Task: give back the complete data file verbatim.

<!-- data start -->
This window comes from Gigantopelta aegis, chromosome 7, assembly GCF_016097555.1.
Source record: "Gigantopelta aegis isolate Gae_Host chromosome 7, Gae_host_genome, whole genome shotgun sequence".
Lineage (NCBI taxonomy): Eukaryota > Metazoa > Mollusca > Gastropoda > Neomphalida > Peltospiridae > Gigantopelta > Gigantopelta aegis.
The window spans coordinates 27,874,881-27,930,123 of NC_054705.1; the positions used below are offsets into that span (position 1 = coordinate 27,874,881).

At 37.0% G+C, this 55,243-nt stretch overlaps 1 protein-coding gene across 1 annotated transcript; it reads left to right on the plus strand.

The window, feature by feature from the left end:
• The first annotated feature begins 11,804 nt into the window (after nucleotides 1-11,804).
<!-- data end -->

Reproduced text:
This window comes from Gigantopelta aegis, chromosome 7, assembly GCF_016097555.1.
Source record: "Gigantopelta aegis isolate Gae_Host chromosome 7, Gae_host_genome, whole genome shotgun sequence".
Lineage (NCBI taxonomy): Eukaryota > Metazoa > Mollusca > Gastropoda > Neomphalida > Peltospiridae > Gigantopelta > Gigantopelta aegis.
The window spans coordinates 27,874,881-27,930,123 of NC_054705.1; the positions used below are offsets into that span (position 1 = coordinate 27,874,881).

At 37.0% G+C, this 55,243-nt stretch overlaps 1 protein-coding gene across 1 annotated transcript; it reads left to right on the plus strand.

The window, feature by feature from the left end:
• The first annotated feature begins 11,804 nt into the window (after nucleotides 1-11,804).